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Discussion Starter · #1 ·
For the past week, Finn has started jumping up and biting me while on walks. He has always had a problem with biting the leash and playing tug of war with it. I haven't broke him of that yet. I've tried stepping on the leash - that doesn't work, doing a leash pop - that doesn't work, and bitter apple - which only works when I spray it on and he bites right away. Now he has progressed to jumping on me and biting. I've done the whole sit and down command, which he does, but as soon as I release him he is back to biting. The biting and tug of war thing was manageable with the bitter apple, but the jumping on me and biting is something I don't know how to fix. I am just not sure how to respond to this behavior. He is 11 months old and we use a gentle leader. I am thinking about the halti, but I'm not sure if that will help the problem. These are some things that seem to set off the biting on leash and tug of war: grass cuttings, hay, walking across a street, and sticks. Though, it is not limited to these incidents. I can't really pinpoint what happens prior to the jumping and biting me. The only two incidents I can think of is when I wanted to walk across the road and he didn't want to. I pulled him halfway and he jumped up and got my arm that had the leash in it. The other time was today. We were at the park and I leashed him up. I turn to walk out the gate and he jumps and gets my upper arm. I'm not sure what the next step should be. Any suggestions? I hope this makes sense.
 

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Tracer, Rumor & Cady
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He may have figured out that by jumping up... you stop moving forward...
I worked with a friends dog that would have a hissy fit if he saw something that he wanted to get to...his handlers also had a tendency to 'stroll' rather then walk at a brisk pace...the guy was just really frustrated.

What happens if you totally ignore the behavior...dont 'jerk' the leash but shorten his leash (short enough so he cant jump) anchor your hands at your 'belt buckle' (so you dont subconsciously give him varying lengths of leash or jerk his leash) and continue to keep moving forward at a pretty brisk pace until his protesting stops..dog on your left, walking some 10' diameter, clock wise, circles so he has to take more steps then you do to be able to keep up....when he starts falling into line offer him a bit more leash and tons of praise and break the circle pattern.
 

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Griff's a Muffin Thief!
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Griff used to do something similar out in the yard - somewhere between 7-9 months - he may have tried it a bit longer. He would do it when he wanted to play - and when he knew I was done and wanted to go in.

He was a trial but I would tell him to sit and down - and WAIT. And make him stay for however long it took him to settle down. Be stern - do not tolerate that behavior - especially the mouthing part. You know him - you'll see that glint in the eye start - do your best to change the subject - pull a toy or ball out of your pocket to distract him a bit.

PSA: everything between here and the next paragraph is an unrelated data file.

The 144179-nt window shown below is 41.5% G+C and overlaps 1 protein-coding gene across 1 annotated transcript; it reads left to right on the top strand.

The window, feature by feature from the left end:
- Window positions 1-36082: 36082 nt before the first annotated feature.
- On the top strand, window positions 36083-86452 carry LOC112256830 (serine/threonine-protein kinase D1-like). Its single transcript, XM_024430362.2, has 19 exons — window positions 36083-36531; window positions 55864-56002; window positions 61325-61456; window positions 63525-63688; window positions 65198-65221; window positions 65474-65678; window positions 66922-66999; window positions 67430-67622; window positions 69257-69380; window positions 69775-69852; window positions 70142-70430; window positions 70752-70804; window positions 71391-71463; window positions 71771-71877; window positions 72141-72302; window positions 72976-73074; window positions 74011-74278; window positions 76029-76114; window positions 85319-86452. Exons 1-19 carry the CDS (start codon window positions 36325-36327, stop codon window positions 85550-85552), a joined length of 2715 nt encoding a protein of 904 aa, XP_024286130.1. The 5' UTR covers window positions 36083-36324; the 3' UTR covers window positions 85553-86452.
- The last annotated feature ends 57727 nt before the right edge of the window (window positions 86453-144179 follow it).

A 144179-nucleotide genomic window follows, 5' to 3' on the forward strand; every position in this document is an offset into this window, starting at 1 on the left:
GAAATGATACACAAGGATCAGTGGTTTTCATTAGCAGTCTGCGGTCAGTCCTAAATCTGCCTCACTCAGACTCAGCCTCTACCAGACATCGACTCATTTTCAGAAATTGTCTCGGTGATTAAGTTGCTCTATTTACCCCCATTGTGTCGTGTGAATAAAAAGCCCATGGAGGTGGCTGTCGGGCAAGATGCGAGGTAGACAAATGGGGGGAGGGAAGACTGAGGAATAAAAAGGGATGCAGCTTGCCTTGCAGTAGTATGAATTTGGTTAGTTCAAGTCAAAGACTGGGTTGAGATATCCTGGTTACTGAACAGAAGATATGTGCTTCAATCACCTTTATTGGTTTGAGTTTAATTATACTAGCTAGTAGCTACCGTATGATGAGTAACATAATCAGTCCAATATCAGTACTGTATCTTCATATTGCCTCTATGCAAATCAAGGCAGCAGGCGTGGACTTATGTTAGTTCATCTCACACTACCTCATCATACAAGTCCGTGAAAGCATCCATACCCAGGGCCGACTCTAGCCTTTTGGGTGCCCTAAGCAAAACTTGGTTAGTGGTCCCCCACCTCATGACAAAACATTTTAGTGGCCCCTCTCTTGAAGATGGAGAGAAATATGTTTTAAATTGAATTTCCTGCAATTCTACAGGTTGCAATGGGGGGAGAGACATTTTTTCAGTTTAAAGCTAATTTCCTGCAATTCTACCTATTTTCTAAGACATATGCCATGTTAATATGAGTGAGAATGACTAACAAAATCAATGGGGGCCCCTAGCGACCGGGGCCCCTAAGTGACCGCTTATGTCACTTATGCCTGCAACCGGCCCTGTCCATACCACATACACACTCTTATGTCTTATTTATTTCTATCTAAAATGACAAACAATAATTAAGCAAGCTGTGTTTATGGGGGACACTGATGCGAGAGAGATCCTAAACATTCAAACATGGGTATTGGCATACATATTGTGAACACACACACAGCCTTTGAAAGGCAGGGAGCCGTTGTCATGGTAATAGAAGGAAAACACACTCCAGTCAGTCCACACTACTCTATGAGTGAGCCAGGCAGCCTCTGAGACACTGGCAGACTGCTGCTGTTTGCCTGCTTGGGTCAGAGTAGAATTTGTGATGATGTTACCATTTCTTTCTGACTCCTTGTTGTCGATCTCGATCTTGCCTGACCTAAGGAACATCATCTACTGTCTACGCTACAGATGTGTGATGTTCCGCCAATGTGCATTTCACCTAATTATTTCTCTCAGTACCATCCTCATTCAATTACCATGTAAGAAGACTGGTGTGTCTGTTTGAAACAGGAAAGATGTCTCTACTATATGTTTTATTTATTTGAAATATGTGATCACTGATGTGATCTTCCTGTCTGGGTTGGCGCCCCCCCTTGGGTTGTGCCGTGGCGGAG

It does sound like he may need more "zoomie" time - let him run out that energy at home before walks or make sure you have enough time to really let him get his fill at the dog park.

While it's not something you want him to continue and make a habit of.. he's still a pup and maturity will help that quite a bit.
 

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Discussion Starter · #4 ·
Thanks for the advice. I have tried to shorten the length of the leash before and he grabbed the leash and got my hand. I do tend to "stroll" . I have been trying to be more conscious about the pace of my step. Actually, the other day I was walking at a brisker pace and he was lagging behind trying to bite his harness. I will try to get some energy out before we go for walks. The problem is we live in an apartment complex and have to walk to the dog park the apartment complex provides. I have had incidents with him biting the leash on our was to the park. I will try to make him do a sit/down before he gets to the biting tug of war thing. Sometimes I don't catch it until he is already biting the leash. I also like the idea of bringing a toy with us. I do try to grab a stick when he starts acting crazy but they are not always available.
The problem with the jumping and biting me is I didn't have time to react or he was behind me and I didn't see him. I guess I need to make him stay at my side so I can observe him.
Any other suggestions or advice is always welcomed. Please tell me if these idea that I just said sound like they won't work.
 

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I don't allow my dogs to bite me, even if it's meant in play. When a dog's teeth come in contact with my skin, I will firmly hold their muzzle closed for a few seconds. They quickly get the idea.

For the leash, I would teach a command that means he can grab it, and a command that means he has to let go. You can practice with toys first. Once he knows these commands, he should not grab anything that you are holding without your permission, and should immediately let go when you ask. I do allow my dogs to play tug with their leashes, but I should be the one in charge of the game, not them.